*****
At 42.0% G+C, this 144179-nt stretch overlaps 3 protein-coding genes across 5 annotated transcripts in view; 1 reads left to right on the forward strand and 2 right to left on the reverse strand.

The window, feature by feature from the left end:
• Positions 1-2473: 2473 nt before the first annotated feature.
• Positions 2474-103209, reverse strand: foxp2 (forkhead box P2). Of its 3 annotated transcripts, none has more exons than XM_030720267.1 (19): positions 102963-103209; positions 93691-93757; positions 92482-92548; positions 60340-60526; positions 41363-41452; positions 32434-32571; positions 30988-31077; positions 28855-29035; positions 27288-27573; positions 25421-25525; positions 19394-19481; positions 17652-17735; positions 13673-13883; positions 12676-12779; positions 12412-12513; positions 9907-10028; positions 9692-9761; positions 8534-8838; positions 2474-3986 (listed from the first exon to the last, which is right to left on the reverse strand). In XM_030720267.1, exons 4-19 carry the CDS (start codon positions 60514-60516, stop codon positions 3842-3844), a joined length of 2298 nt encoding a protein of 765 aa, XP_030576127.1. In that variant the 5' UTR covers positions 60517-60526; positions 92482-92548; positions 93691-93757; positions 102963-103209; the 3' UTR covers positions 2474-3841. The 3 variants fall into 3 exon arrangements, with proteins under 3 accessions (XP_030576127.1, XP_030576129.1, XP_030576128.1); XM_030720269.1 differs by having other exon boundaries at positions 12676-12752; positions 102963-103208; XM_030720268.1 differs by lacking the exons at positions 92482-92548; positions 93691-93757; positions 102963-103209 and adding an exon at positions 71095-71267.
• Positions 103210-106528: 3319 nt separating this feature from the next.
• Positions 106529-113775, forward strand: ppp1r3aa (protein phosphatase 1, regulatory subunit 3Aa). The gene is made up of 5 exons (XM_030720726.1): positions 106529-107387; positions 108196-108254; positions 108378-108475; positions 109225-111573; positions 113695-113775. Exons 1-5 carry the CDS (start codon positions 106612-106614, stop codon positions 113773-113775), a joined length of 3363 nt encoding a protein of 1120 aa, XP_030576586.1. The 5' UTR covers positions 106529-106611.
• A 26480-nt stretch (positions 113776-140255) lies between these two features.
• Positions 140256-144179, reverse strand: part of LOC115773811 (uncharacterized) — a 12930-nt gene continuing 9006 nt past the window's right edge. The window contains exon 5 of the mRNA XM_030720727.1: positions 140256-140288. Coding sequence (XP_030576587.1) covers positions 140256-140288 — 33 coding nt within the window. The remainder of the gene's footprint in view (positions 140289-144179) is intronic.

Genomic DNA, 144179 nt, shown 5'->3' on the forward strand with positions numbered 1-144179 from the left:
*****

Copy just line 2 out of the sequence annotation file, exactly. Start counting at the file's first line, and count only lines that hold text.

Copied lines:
The window, feature by feature from the left end: